The inmates are running wild

Did You Know continued…

Did You Know…Policies, Procedures and Handbooks — Oh My!

Too much and you’re “stuck” managing by the rule book. Too little and the “inmates” might be running the asylum. How do you decide the right amount of information to include? Heck, should you even HAVE one?! Yes, some people will argue that you shouldn’t even have a handbook because you tie your own hands and run the risk of ending up with an unintentional employment contract. (My personal opinion? You HAVE to have some kind of a guidebook for your employees so that everyone is sure they are being treated the same.)

Let’s start with this simple (yeah, right) question – What do you want to accomplish with your employee handbook? Are you using it to further your internal branding and teamwork philosophies? Is this going to be your “tool” to rid yourself of the slackers in the organization? Do you just want to have one place to collect your policies and procedures? After deciding the purpose of your handbook, you can decide the style you want to use.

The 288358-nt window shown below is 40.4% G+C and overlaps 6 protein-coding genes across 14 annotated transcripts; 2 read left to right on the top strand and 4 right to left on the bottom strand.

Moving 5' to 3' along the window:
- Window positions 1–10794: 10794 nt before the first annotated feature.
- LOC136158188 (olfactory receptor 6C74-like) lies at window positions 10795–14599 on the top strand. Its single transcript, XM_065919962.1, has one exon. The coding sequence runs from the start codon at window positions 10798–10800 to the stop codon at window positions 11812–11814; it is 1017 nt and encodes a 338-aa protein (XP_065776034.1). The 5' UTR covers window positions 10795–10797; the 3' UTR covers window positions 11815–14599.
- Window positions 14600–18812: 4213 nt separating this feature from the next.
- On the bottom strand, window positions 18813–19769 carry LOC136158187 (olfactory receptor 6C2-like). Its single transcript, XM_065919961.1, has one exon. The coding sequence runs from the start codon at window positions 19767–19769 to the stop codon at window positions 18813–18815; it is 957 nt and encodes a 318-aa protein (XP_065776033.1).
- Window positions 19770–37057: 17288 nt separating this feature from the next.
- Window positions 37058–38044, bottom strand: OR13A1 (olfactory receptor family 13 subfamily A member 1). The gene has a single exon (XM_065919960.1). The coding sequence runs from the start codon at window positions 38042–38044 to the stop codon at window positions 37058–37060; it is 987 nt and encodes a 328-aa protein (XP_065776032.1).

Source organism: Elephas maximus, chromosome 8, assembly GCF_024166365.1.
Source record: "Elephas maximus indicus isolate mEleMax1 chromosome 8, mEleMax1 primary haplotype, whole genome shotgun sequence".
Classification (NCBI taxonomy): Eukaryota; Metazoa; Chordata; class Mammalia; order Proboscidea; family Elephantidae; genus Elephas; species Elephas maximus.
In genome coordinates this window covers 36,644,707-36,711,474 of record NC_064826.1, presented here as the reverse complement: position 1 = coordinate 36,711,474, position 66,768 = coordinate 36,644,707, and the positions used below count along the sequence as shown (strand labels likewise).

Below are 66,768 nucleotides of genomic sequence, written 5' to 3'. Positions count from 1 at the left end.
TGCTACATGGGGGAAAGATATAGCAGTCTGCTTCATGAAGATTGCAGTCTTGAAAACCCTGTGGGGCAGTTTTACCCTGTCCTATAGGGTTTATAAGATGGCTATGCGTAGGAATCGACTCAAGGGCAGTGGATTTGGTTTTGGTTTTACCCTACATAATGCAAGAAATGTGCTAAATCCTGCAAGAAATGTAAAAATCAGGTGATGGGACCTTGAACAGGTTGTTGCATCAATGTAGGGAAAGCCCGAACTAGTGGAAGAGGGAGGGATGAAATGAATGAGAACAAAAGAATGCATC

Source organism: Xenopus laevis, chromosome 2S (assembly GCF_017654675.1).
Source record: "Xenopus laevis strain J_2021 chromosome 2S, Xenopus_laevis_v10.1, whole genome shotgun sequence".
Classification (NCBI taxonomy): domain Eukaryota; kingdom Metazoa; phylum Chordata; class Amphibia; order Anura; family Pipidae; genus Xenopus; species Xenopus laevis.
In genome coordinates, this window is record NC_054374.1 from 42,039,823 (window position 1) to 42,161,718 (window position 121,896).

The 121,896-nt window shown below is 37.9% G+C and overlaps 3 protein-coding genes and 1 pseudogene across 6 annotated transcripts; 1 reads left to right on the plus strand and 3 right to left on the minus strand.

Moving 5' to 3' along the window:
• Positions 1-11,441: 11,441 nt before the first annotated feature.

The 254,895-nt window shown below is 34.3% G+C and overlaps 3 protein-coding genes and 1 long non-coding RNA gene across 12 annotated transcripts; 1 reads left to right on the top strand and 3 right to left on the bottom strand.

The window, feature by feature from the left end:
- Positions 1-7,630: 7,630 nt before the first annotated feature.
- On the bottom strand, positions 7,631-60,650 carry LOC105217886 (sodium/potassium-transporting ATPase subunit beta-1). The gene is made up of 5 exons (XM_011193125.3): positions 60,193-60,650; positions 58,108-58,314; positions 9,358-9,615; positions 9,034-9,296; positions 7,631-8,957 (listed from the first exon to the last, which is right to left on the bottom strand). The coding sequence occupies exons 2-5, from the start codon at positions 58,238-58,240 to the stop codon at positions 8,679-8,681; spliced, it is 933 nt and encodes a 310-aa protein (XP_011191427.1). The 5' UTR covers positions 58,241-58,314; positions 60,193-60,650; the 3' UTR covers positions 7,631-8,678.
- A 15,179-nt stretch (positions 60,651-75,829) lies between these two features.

Naturally, a handbook designed to reinforce your internal culture and branding will be written in more of a marketing format – more upbeat, “selling” the benefits of working for your organization. On the opposite side of the spectrum is the rule book approach to handbooks – generally, these are written in a more succinct style, spelling out what employees can and cannot do at work.

The bad news is there really is no formula for the perfect handbook – they’re all different; even if you “buy” an internet download version for $29.95, it should still end up being unique to YOUR organization. So, what to do? Keep in mind, I’m not an attorney and I can’t/won’t give you legal advice EXCEPT to say, whatever handbook you use, PLEASE have your attorney review it before you introduce it for the first time!

Generally, in my experience, there are certain items EVERY handbook should contain whether you have 5 employees or 5,000 employees:

  • Employee Acknowledgement form
  • Employment At-Will language (in LOTS of places!)
  • Frequent references to the handbook NOT being construed as an employment contract
  • Equal Employment language
  • Anti-harassment language

You can add on from these basics – the next item may include some discussion of work rules and expectations. Then, if (and only if) you plan to enforce them, some discussion of disciplinary steps that you may result in the event that work rules and expectations are NOT met. On a final note, management should review handbooks and policies on a regular basis – probably a general review once a year and a more thorough review every 3 – 5 years.


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